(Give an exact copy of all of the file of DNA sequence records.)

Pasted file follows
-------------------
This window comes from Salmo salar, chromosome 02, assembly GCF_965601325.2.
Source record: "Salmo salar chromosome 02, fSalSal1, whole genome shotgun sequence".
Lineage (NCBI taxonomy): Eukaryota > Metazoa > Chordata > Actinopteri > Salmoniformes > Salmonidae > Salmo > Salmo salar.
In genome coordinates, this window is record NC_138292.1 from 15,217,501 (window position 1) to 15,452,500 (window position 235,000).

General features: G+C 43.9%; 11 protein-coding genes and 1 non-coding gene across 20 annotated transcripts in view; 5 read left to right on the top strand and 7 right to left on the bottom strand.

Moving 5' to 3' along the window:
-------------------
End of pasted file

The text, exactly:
This window comes from Salmo salar, chromosome 02, assembly GCF_965601325.2.
Source record: "Salmo salar chromosome 02, fSalSal1, whole genome shotgun sequence".
Lineage (NCBI taxonomy): Eukaryota > Metazoa > Chordata > Actinopteri > Salmoniformes > Salmonidae > Salmo > Salmo salar.
In genome coordinates, this window is record NC_138292.1 from 15,217,501 (window position 1) to 15,452,500 (window position 235,000).

General features: G+C 43.9%; 11 protein-coding genes and 1 non-coding gene across 20 annotated transcripts in view; 5 read left to right on the top strand and 7 right to left on the bottom strand.

Moving 5' to 3' along the window: